Australian Jock Palfreeman has been released from prison and taken to an immigration detention centre in Bulgaria.
The 32-year-old was granted parole after serving 11 years of a 20-year sentence for fatally stabbing Bulgarian law student Andrei Monov, 23, during a brawl in the capital Sofia in 2007.
He has consistently maintained he acted in self-defence that night after intervening to prevent Mr Monov and a group of friends from attacking two Roma, or gypsy, men.
Multiple Facebook support groups, including Free Jock and Anarchists Worldwide, posted photographs of Palfreeman being led out of Sofia Central Prison by plainclothes police and prison officers on Friday.
The Australian wasn’t allowed to speak with assembled reporters but yelled out: “Thanks to Desislav Traykov, Deputy Chief of the Prison!” before he was bundled into a car and taken to the Busmantsi Immigration Detention Centre.
Mr Traykov resigned from his position two weeks ago after becoming embroiled in a scandal involving a prisoner convicted of drug smuggling.
Palfreeman will reportedly remain at the detention centre until he receives a new Australian passport but it is still unclear whether he will be extradited and when.
The Sydneysider told his appeal hearing on Thursday that he will continue his work for prison reform in the Eastern European country no matter where he ends up.
“If I go out on parole I want to continue my activity as a part of the Bulgarian Prisoners’ Rehabilitation Association,” he told the court, according to court documents released on Friday.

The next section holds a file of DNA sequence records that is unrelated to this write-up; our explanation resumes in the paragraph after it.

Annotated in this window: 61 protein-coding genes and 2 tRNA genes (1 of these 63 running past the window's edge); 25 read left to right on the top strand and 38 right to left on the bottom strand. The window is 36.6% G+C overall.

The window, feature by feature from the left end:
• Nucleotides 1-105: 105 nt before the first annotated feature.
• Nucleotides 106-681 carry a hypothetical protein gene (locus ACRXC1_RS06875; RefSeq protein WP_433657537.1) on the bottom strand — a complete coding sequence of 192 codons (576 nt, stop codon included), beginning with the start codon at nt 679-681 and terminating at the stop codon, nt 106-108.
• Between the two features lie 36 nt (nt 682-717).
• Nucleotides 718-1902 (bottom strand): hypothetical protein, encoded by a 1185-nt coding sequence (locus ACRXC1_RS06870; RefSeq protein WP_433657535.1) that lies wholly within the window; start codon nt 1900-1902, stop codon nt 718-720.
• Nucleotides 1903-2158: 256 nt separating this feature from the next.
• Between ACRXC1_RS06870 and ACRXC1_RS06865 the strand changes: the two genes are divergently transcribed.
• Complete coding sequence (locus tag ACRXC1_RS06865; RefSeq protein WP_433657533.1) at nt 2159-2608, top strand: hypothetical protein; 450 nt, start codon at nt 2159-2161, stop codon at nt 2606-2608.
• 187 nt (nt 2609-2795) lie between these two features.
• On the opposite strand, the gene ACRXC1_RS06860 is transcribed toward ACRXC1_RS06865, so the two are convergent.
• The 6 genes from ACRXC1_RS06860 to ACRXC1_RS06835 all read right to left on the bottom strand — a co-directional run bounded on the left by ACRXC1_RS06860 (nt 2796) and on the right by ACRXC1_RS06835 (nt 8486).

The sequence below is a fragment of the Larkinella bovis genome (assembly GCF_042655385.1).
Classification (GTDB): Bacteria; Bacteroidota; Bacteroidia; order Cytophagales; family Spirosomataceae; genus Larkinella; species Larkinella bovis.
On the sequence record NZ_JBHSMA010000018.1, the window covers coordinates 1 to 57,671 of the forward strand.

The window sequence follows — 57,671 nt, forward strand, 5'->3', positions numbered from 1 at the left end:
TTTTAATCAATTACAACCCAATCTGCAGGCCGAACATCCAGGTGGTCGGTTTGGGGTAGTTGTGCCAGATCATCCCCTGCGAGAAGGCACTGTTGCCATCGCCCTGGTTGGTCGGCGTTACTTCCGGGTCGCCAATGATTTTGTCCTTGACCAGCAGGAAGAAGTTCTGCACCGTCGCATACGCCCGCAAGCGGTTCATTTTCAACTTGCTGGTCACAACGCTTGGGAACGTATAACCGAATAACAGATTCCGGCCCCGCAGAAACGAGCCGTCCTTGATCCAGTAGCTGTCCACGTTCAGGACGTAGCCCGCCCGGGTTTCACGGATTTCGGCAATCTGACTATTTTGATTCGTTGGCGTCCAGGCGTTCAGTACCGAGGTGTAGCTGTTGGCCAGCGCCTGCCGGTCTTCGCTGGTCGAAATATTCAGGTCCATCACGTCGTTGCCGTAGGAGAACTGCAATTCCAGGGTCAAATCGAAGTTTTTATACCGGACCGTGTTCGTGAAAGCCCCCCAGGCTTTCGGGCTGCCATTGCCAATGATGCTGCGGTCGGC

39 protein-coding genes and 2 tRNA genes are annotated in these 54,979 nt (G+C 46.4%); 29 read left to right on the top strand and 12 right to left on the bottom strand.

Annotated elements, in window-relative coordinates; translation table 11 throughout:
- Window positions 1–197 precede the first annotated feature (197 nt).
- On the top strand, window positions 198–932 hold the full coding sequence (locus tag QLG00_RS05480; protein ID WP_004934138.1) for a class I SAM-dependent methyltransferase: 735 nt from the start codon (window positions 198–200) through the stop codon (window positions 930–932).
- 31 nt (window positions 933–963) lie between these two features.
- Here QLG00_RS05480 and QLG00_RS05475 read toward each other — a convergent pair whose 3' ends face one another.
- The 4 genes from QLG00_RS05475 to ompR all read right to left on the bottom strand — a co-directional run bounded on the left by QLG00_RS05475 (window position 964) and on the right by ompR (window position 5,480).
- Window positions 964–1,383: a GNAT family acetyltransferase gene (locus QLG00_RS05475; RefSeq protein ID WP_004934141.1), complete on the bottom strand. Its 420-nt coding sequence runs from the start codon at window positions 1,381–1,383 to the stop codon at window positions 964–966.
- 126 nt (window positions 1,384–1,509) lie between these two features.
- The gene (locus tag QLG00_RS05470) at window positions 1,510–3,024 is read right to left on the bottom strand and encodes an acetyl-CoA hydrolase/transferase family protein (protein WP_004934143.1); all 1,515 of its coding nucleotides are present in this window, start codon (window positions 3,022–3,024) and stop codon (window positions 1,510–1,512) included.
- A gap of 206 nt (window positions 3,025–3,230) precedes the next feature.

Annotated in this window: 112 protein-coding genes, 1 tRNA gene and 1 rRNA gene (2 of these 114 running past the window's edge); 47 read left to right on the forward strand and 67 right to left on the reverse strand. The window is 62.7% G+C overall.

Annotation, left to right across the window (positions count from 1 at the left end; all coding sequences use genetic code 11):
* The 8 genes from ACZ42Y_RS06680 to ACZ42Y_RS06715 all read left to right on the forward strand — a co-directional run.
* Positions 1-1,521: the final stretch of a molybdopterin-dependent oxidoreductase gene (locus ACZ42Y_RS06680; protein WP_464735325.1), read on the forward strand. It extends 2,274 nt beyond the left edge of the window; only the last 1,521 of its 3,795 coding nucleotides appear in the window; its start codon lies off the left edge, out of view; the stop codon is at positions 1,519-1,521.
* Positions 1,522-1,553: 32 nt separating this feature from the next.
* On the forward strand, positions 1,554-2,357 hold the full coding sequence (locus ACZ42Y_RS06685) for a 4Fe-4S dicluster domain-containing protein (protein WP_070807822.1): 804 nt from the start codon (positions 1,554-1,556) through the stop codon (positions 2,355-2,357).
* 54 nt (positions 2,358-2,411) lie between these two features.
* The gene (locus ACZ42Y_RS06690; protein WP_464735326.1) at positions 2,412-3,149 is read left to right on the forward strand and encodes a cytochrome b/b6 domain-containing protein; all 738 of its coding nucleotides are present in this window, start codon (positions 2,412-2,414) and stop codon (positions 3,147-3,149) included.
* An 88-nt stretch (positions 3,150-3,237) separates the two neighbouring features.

“If I am not released, I will also continue with the reforms of the Bulgarian prison system, so the difference is which side of the fence I will be.”
The court’s ruling found that Palfreeman never posed a risk to anyone in prison and specifically mentioned his work with the BPRA as a factor in his successful application.
“Only very positive information is highlighted in relation to the convicted person, with good communication skills, leadership attitude, tolerance towards others, inquisitive, with expressed interests in various fields, active, initiative, consistent and persistent in realisation of its goals, sensitive and reactive to the social environment, well-meaning and responsive in general, without racial or discriminatory attitudes,” the judges panel said.
“His activity in the Bulgarian Prison Association for Rehabilitation, registered by him, is noted. He is noted to be emotionally and socially mature.”
Palfreeman’s father Simon said his son wants to continue helping the prisoners in Bulgaria.
“It’s become a passion of his to be able to do that,” Dr Palfreeman told ABC Radio.
“But I think realistically he understands that he won’t be able to stay in Bulgaria to achieve that.”